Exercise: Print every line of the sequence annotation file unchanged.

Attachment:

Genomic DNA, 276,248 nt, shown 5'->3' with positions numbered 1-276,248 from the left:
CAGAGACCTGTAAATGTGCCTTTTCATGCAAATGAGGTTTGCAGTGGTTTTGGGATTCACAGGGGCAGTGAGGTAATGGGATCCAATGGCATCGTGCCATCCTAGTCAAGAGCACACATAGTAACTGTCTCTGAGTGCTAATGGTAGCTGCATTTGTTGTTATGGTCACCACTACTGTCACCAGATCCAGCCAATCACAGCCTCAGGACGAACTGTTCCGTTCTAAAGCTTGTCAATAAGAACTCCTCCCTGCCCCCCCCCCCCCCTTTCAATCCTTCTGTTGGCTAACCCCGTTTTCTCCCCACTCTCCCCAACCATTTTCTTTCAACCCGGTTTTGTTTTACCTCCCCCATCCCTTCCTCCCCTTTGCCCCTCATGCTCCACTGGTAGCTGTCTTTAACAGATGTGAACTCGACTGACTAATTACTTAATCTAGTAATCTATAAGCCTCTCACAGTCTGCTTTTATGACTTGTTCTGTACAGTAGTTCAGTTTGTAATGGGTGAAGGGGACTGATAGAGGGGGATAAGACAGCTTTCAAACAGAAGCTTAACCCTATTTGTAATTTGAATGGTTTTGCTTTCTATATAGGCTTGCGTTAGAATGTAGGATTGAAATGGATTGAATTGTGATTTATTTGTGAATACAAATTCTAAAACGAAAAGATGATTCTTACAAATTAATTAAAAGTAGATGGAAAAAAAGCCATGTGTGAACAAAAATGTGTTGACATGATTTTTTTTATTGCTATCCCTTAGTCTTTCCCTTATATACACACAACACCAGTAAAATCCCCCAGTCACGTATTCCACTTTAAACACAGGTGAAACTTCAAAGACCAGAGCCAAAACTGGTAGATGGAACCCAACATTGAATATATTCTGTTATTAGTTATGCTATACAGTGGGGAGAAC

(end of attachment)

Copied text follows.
Genomic DNA, 276,248 nt, shown 5'->3' with positions numbered 1-276,248 from the left:
CAGAGACCTGTAAATGTGCCTTTTCATGCAAATGAGGTTTGCAGTGGTTTTGGGATTCACAGGGGCAGTGAGGTAATGGGATCCAATGGCATCGTGCCATCCTAGTCAAGAGCACACATAGTAACTGTCTCTGAGTGCTAATGGTAGCTGCATTTGTTGTTATGGTCACCACTACTGTCACCAGATCCAGCCAATCACAGCCTCAGGACGAACTGTTCCGTTCTAAAGCTTGTCAATAAGAACTCCTCCCTGCCCCCCCCCCCCCCTTTCAATCCTTCTGTTGGCTAACCCCGTTTTCTCCCCACTCTCCCCAACCATTTTCTTTCAACCCGGTTTTGTTTTACCTCCCCCATCCCTTCCTCCCCTTTGCCCCTCATGCTCCACTGGTAGCTGTCTTTAACAGATGTGAACTCGACTGACTAATTACTTAATCTAGTAATCTATAAGCCTCTCACAGTCTGCTTTTATGACTTGTTCTGTACAGTAGTTCAGTTTGTAATGGGTGAAGGGGACTGATAGAGGGGGATAAGACAGCTTTCAAACAGAAGCTTAACCCTATTTGTAATTTGAATGGTTTTGCTTTCTATATAGGCTTGCGTTAGAATGTAGGATTGAAATGGATTGAATTGTGATTTATTTGTGAATACAAATTCTAAAACGAAAAGATGATTCTTACAAATTAATTAAAAGTAGATGGAAAAAAAGCCATGTGTGAACAAAAATGTGTTGACATGATTTTTTTTATTGCTATCCCTTAGTCTTTCCCTTATATACACACAACACCAGTAAAATCCCCCAGTCACGTATTCCACTTTAAACACAGGTGAAACTTCAAAGACCAGAGCCAAAACTGGTAGATGGAACCCAACATTGAATATATTCTGTTATTAGTTATGCTATACAGTGGGGAGAAC